Descedants of House of Orlović are royal families of Karađorđević through Princess Ljubica "Ziva" of Serbia, and House of Savoy through Queen Elena of Italy, daughters of Nicholas I of Montenegro, and Montenegrin Royal house of Petrović Njegoš through various members of the Martinović family.


  • Orlovići
    • Bajkovići (descendants of Baj(k)ov Šćepanov Orlović)
      • Borilovići (descendants of Borilo (Boroja) Bajkov Bajković) [8][9]
      • Nikolići (descendants of Nikola Nenojev Bajkov Bajković) [8]
        • Martinovići (descendants of Martin (V)Latkov Nikolin Nikolić-Orlović) [9][10]
          • Batrićevići (descendants of Batrić Martinov Martinović-Orlović) [9]
          • Ivanovići (descendants of Ivan Martinov Martinović-Orlović) [9]
          • Markovići (descendants of Marko Martinov Martinović-Orlović) [9]
          • Miloševići (descendants of Miloš Martinov Martinović-Orlović) [9]
          • Obrenovići (descendants of Obren Jovanov Martinov Martinović-Orlović) [10]
          • Tomašević (descendants of Tomaš Martinov Martinović-Orlović) [9]
        • Raičevići (descendants of Raič (V)Latkov Nikolin Nikolić-Orlović) [10]
    • Koskići (descendants of Jovan ... Martinov Vukov Orlović) [7]
      • Osmanagići [7]
    • Samardžići (descendants of Savo Orlović)
    • Tepavčevići (descendants of Tepo Bijelin Orlović)
      • Manojlovići (descendants of Manojlo Tepov Bijelin Orlović)
      • Lalovići (descendants of Lale(?) Tepov Bijelin Orlović)
      • Damjanovići (descendants of Damjan Tepov Bijelin Orlović)
        • Damjanci
        • Damjančevići
        • Bjekovići


  1. ^ Kovijanić, Risto (1963) (in Serbian). Crnogorska plemena u kotorskim spomenicima, Vol. I. 
  2. ^ a b c Damjanac, Drago (in Serbian). Орловићи - постанак, разбој и кретање. http://damjanci.com/orlovici.php. 
  3. ^ Damjanac, Drago (in Serbian). Дамјанци у 18. вијеку и даље. http://damjanci.com/damjanci.php.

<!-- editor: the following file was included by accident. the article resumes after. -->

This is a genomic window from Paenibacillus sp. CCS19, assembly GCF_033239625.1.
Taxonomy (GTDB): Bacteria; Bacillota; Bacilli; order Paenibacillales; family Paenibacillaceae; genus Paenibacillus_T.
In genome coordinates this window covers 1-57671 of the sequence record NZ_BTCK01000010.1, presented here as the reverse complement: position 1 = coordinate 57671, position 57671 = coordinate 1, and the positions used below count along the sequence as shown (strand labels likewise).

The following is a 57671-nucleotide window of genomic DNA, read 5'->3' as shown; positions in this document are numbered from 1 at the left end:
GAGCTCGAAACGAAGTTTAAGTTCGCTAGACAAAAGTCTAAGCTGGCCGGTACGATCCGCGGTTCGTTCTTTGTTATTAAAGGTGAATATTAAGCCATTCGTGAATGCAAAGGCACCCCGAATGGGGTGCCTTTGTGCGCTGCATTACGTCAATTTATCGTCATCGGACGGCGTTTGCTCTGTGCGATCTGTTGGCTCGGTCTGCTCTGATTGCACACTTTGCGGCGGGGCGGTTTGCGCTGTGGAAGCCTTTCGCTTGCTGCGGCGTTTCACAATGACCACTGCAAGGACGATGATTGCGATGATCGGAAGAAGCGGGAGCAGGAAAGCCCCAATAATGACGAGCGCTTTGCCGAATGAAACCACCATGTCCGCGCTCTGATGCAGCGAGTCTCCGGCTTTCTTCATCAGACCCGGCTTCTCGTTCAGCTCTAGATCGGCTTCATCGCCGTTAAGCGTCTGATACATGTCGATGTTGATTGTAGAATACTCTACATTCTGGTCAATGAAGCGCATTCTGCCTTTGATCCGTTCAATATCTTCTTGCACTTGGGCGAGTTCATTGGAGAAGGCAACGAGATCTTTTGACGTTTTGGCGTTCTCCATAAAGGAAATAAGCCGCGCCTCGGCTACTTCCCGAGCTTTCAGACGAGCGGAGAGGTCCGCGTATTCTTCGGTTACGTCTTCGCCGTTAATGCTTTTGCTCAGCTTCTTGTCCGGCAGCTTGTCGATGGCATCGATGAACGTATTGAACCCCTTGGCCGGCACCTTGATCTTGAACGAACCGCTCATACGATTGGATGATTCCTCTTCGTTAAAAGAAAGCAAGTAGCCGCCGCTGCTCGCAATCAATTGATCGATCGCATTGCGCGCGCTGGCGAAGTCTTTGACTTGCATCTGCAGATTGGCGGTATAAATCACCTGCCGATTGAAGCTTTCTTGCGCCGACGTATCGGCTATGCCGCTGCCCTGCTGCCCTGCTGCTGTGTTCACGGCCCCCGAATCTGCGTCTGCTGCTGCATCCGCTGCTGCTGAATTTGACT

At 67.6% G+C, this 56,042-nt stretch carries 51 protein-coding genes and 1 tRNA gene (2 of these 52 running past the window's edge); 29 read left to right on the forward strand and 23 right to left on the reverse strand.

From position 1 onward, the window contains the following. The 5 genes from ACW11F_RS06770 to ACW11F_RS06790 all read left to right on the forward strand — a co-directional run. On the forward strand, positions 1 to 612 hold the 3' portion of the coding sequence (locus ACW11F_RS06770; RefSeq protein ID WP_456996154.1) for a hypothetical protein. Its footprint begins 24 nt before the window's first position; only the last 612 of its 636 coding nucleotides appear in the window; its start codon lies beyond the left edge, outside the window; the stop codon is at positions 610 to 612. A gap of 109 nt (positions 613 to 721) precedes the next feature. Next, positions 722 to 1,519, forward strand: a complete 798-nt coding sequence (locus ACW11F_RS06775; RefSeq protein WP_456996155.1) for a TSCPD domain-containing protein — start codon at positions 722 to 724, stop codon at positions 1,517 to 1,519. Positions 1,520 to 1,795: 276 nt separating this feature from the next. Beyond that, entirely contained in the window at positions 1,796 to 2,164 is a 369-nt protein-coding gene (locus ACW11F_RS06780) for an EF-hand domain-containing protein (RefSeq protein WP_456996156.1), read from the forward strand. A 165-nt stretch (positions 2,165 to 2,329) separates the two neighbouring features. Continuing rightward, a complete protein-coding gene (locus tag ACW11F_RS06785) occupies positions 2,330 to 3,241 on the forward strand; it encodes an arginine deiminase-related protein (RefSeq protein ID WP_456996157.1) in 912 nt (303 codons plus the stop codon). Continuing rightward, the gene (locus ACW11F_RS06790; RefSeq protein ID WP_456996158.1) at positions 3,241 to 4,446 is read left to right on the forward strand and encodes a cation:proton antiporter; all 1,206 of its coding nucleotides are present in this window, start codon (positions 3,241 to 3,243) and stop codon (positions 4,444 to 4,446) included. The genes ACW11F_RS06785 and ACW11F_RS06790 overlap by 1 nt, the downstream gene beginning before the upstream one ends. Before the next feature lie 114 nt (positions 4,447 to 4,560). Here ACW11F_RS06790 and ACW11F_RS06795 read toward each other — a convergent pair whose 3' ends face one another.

4. ^ a b Luburić, Andrija (1934) (in Serbian). Орловићи и њихова улога у црногорском бадњем вечеру 1710 године.. Belgrade: Štamparija Drag. Gregorovića. p. 9. http://www.damjanci.com/wp/?page_id=16. 
  5. ^ a b Luburić, Andrija (1934) (in Serbian). Орловићи и њихова улога у црногорском бадњем вечеру 1710 године.. Belgrade: Štamparija Drag. Gregorovića. p. 10. http://www.damjanci.com/wp/?page_id=18. 
  6. ^ Samardžić, Obrad Mićov (1992) (in Serbian). Porijeklo Samardžića i ostalih bratstava roda Orlovića. Mostar. ISBN 86-82271-53-2. 
  7. ^ a b c Luburić, Andrija (1934) (in Serbian). Орловићи и њихова улога у црногорском бадњем вечеру 1710 године.. Belgrade: Štamparija Drag. Gregorovića. p. 34. http://www.damjanci.com/wp/?page_id=25. 
  8. ^ a b Luburić, Andrija (1934) (in Serbian). Орловићи и њихова улога у црногорском бадњем вечеру 1710 године.. Belgrade: Štamparija Drag. Gregorovića. p. 11. http://www.damjanci.com/wp/?page_id=20. 
  9. ^ a b c d e f g Simonović, Budo (1999) (in Serbian). Ilustrovana Politika: Badnjak na Cetinju. Politika. http://www.politika.rs/ilustro/2087/cetvrti.htm. 
  10. ^ a b c Luburić, Andrija (1934) (in Serbian). Орловићи и њихова улога у црногорском бадњем вечеру 1710 године.. Belgrade: Štamparija Drag. Gregorovića. p. 16. http://www.damjanci.com/wp/?page_id=25. 

External links

Wikimedia Foundation. 2010.

Look at other dictionaries:

Share the article and excerpts

Direct link
Do a right-click on the link above
and select “Copy Link”

We are using cookies for the best presentation of our site. Continuing to use this site, you agree with this.